AIDS and Behavior

, Volume 19, Issue 10, pp 1888–1895 | Cite as

Finding HIV in Hard to Reach Populations: Mobile HIV Testing and Geospatial Mapping in Umlazi Township, Durban, South Africa

  • Ingrid V. Bassett
  • Susan Regan
  • Hlengiwe Mbonambi
  • Jeffrey Blossom
  • Stacy Bogan
  • Benjamin Bearnot
  • Marion Robine
  • Rochelle P. Walensky
  • Bright Mhlongo
  • Kenneth A. Freedberg
  • Hilary Thulare
  • Elena Losina
Original Paper

Abstract

Mobile, community-based HIV testing may help achieve universal HIV testing in South Africa. We compared the yield, geographic distribution, and demographic characteristics of populations tested by mobile- and clinic-based HIV testing programs deployed by iThembalabantu Clinic in Durban, South Africa. From July to November 2011, 4,701 subjects were tested; HIV prevalence was 35 % among IPHC testers and 10 % among mobile testers (p < 0.001). Mobile testers varied in mean age (22–37 years) and % males (26–67 %). HIV prevalence at mobile sites ranged from 0 to 26 %. Testers traveled further than the clinic closest to their home; mobile testers were more likely to test ≥5 km away from home. Mobile HIV testing can improve testing access and identify testing sites with high HIV prevalence. Individuals often access mobile testing sites farther from home than their nearest clinic. Geospatial techniques can help optimize deployment of mobile units to maximize yield in hard-to-reach populations.

Keywords

Geospatial analysis HIV mobile testing South Africa 

Resumen

La prueba del VIH que es móvil y basada en la comunidad puede ayudar a lograr prueba universal del VIH en Sudáfrica. Se comparó el rendimiento, la distribución geográfica y las características demográficas de las poblaciones probadas por programas y móviles por la clínica basada en pruebas de VIH desplegados por la Clínica iThembalabantu en Durban, Sudáfrica. De julio a noviembre de 2011, 4.701 sujetos fueron evaluados; la prevalencia del VIH fue del 35 % entre los probadores en la clinica y el 10 % entre los probadores móviles (p < 0,001). Probadores móviles variaron en edad media (22–37 años) y los hombres (26–67 %). La prevalencia del VIH en los sitios móviles osciló de 0 a 26 %. Probadores viajaron más allá de la clínica más cercana a su hogar; probadores móviles eran más propensos a probar ≥5 km de casa. Pruebas de VIH móvil puede mejorar el acceso de pruebas e identificar sitios de prueba con alta prevalencia de VIH. Las personas a menudo acceden a sitios de pruebas móviles más lejos de casa que su clínica más cercana. Técnicas geoespaciales pueden ayudar a optimizar el despliegue de unidades móviles para maximizar el rendimiento en poblaciones de difícil acceso.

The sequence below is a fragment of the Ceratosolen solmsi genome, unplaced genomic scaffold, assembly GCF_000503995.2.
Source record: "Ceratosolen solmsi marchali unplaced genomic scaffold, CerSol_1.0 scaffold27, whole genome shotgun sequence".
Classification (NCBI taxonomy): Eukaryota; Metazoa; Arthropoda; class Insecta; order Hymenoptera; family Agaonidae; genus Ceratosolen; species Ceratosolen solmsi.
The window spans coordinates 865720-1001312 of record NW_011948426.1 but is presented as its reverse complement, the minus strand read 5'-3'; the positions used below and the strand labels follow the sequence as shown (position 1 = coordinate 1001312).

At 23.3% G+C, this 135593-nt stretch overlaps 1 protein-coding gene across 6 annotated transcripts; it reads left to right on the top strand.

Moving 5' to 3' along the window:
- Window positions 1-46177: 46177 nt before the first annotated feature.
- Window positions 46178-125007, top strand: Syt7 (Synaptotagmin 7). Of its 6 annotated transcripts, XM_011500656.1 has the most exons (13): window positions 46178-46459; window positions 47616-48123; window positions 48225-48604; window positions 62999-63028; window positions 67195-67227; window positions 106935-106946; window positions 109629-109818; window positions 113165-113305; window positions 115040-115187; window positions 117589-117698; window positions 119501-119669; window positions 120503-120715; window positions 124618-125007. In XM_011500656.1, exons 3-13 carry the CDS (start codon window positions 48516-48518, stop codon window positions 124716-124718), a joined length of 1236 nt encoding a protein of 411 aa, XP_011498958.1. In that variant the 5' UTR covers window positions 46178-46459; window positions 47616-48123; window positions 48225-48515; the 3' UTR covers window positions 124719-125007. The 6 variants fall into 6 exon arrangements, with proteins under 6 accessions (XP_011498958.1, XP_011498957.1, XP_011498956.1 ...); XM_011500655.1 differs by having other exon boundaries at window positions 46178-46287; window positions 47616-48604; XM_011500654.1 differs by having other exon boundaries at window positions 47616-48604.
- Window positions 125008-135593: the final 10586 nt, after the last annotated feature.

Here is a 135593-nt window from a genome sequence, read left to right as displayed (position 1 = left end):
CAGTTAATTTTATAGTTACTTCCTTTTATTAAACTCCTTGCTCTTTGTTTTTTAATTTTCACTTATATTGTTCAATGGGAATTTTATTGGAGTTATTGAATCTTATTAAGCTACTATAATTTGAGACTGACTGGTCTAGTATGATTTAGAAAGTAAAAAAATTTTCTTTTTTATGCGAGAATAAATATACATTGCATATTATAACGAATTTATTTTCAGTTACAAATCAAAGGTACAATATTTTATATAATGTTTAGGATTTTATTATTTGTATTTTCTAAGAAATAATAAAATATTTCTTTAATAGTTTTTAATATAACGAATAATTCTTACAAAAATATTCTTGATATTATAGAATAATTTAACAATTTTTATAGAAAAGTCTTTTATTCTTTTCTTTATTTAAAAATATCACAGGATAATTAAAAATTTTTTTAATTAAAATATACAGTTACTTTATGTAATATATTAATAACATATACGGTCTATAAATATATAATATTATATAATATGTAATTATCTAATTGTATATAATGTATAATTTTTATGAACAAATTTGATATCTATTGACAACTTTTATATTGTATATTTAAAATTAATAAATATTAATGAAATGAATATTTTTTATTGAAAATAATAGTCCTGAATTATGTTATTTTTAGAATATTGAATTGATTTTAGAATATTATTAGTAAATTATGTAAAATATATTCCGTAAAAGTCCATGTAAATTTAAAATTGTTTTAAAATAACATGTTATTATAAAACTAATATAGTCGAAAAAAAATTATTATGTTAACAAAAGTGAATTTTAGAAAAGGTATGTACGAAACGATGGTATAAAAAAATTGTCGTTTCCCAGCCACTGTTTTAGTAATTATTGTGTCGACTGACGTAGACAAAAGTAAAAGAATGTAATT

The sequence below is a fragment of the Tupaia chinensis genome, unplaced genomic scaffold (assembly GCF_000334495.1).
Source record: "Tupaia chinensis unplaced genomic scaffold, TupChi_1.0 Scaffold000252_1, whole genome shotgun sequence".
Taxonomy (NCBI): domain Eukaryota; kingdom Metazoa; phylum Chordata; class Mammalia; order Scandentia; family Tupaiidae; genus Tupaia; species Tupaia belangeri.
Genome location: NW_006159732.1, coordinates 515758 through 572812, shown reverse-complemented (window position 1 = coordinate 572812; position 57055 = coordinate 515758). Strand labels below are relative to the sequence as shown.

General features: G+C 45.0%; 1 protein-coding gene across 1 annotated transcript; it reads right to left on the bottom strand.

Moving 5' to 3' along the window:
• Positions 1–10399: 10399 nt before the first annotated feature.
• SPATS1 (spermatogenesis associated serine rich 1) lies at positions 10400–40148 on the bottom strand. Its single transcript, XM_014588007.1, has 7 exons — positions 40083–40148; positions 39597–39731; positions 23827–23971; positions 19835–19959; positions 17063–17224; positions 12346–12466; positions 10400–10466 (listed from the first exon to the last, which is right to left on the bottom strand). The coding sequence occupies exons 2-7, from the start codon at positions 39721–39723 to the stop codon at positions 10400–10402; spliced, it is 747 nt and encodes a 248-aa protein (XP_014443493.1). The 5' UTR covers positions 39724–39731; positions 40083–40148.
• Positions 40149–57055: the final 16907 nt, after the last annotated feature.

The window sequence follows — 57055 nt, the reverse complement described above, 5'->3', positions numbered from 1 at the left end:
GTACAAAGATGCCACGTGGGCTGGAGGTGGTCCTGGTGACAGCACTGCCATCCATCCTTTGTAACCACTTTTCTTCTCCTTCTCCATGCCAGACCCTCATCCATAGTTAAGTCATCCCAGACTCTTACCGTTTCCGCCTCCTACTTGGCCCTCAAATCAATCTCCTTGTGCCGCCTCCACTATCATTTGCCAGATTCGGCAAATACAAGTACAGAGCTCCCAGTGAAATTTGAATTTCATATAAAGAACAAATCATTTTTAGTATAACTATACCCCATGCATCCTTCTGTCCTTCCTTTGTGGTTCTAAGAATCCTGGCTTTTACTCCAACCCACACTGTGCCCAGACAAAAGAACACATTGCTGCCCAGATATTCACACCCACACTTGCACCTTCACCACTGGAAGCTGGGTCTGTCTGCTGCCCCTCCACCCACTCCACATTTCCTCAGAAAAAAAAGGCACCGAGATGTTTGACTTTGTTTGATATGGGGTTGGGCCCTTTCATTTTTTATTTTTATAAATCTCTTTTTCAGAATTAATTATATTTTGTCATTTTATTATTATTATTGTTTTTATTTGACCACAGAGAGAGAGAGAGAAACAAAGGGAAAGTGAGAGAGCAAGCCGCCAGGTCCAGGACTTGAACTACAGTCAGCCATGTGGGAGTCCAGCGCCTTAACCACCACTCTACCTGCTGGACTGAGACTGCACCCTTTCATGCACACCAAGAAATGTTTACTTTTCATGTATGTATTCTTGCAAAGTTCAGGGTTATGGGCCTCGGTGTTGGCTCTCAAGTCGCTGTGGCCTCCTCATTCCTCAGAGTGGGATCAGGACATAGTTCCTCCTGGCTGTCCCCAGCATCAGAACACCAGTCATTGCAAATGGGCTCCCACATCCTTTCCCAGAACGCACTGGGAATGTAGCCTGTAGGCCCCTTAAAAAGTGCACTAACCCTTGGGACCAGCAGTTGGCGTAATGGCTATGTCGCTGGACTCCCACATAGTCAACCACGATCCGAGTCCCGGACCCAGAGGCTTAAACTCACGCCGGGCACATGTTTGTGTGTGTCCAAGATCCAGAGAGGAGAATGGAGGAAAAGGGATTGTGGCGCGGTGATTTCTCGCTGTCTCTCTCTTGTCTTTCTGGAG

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Copyright information

© Springer Science+Business Media New York 2015

Authors and Affiliations

  • Ingrid V. Bassett
    • 1
    • 2
    • 3
    • 6
  • Susan Regan
    • 1
  • Hlengiwe Mbonambi
    • 4
  • Jeffrey Blossom
    • 5
  • Stacy Bogan
    • 5
  • Benjamin Bearnot
    • 6
  • Marion Robine
    • 1
  • Rochelle P. Walensky
    • 1
    • 2
    • 3
    • 6
    • 7
    • 8
  • Bright Mhlongo
    • 4
  • Kenneth A. Freedberg
    • 1
    • 3
    • 6
    • 7
  • Hilary Thulare
    • 4
  • Elena Losina
    • 1
    • 3
    • 9
    • 10
  1. 1.Medical Practice Evaluation CenterMassachusetts General HospitalBostonUSA
  2. 2.Division of Infectious DiseasesMassachusetts General HospitalBostonUSA
  3. 3.Harvard Center for AIDS ResearchHarvard UniversityBostonUSA
  4. 4.iThembalabantu People’s Hope Clinic/AIDS Healthcare FoundationDurbanSouth Africa
  5. 5.Harvard Center for Geographic AnalysisCambridgeUSA
  6. 6.Department of MedicineMassachusetts General HospitalBostonUSA
  7. 7.Division of General Internal MedicineMassachusetts General HospitalBostonUSA
  8. 8.Division of Infectious DiseasesBrigham and Women’s HospitalBostonUSA
  9. 9.Department of Orthopedic SurgeryBrigham and Women’s HospitalBostonUSA
  10. 10.Department of BiostatisticsBoston University School of Public HealthBostonUSA

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